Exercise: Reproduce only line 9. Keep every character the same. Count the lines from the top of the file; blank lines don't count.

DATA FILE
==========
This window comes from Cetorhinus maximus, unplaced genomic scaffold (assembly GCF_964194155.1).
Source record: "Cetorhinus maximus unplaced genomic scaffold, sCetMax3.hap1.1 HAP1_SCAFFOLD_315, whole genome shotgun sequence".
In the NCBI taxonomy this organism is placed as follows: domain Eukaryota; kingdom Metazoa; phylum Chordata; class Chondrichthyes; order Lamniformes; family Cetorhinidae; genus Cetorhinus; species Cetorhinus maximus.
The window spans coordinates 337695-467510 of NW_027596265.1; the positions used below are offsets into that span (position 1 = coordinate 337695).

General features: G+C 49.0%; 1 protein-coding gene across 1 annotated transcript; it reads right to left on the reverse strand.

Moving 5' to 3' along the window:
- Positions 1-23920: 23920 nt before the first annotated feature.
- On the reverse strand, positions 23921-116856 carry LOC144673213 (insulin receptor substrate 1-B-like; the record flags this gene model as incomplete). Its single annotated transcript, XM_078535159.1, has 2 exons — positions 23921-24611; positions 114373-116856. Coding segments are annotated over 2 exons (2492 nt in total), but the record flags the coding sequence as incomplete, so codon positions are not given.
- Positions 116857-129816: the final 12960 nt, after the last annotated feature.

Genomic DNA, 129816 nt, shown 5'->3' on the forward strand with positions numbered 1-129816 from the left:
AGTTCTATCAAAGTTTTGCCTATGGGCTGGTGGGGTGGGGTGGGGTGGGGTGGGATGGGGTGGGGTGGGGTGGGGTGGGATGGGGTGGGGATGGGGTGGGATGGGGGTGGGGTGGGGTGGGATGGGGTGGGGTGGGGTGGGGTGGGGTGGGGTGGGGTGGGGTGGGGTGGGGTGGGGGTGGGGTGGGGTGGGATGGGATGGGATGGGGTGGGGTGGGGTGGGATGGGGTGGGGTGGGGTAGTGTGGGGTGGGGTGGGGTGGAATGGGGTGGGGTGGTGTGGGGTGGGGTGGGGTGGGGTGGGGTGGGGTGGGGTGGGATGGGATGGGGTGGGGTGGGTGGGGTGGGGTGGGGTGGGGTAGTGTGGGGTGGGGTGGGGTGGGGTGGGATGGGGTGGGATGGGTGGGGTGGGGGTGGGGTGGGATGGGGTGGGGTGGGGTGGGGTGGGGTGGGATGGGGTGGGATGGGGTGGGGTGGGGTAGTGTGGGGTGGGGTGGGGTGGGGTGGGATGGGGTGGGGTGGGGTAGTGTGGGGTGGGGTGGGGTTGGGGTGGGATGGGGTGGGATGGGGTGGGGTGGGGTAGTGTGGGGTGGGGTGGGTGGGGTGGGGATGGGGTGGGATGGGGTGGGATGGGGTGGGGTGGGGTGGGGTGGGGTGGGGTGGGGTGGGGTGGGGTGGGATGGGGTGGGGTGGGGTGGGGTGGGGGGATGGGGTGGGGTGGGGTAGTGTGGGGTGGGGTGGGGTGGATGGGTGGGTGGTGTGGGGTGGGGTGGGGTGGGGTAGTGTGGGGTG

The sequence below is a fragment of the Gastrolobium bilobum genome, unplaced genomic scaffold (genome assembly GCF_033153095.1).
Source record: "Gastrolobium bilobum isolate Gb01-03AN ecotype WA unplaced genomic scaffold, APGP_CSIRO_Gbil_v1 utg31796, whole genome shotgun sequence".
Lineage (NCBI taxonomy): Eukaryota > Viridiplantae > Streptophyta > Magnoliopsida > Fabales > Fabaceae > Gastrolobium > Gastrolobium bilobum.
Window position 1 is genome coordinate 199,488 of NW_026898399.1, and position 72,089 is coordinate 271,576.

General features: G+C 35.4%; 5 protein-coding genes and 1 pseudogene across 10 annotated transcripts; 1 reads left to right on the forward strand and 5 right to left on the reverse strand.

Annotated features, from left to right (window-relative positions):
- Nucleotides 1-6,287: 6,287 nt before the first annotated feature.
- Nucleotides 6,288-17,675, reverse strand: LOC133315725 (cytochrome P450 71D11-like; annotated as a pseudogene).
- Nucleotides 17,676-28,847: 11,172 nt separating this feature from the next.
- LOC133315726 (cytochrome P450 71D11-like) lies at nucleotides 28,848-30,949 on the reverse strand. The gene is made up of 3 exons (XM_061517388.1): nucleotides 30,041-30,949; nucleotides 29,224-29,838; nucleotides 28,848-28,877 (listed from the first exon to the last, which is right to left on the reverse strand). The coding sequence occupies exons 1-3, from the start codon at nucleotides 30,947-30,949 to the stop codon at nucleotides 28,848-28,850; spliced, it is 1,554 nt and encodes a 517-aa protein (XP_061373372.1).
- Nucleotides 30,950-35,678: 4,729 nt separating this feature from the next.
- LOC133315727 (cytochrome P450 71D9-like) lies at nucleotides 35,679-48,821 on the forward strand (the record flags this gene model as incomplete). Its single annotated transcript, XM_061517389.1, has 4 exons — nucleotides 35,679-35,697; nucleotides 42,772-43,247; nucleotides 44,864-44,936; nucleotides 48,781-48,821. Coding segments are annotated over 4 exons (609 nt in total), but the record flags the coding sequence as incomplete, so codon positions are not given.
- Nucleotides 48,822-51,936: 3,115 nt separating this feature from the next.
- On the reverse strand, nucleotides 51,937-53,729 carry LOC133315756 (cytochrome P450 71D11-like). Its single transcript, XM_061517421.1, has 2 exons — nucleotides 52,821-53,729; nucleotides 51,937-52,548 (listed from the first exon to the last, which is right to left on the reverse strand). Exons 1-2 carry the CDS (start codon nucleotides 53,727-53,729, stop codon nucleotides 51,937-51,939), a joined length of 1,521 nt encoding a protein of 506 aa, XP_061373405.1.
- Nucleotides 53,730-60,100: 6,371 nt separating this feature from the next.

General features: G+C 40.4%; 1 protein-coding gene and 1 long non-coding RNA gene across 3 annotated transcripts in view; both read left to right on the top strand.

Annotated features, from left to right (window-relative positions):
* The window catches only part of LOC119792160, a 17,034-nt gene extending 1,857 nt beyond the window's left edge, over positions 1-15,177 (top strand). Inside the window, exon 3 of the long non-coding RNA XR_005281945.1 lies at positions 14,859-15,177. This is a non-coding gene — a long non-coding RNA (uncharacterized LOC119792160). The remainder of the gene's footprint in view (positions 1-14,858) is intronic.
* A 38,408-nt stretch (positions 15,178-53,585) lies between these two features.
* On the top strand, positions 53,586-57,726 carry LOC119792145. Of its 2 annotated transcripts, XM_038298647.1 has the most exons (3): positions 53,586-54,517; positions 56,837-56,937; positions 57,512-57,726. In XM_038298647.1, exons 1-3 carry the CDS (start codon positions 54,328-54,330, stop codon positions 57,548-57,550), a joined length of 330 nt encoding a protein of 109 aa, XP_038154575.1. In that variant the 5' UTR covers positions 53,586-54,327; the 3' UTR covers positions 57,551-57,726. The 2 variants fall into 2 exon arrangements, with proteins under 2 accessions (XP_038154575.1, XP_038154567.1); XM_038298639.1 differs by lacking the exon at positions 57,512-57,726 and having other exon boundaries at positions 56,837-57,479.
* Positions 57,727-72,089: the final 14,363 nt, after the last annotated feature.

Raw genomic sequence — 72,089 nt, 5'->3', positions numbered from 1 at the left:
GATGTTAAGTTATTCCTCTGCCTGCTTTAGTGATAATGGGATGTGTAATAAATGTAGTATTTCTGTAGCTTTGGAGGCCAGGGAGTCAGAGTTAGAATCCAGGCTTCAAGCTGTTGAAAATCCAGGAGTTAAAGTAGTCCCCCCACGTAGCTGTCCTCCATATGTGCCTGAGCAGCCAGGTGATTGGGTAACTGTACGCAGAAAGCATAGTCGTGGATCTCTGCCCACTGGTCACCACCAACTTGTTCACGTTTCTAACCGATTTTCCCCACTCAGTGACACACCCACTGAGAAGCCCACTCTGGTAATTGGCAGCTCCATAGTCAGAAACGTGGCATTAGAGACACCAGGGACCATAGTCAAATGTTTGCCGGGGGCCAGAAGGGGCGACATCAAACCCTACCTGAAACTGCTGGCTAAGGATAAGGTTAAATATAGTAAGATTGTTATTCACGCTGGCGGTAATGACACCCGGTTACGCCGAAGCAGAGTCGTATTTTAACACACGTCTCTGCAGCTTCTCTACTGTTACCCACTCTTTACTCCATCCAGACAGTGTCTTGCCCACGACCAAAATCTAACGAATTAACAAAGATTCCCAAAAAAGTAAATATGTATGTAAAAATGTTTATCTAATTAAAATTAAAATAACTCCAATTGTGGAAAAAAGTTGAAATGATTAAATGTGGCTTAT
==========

- Positions 116857-129816: the final 12960 nt, after the last annotated feature.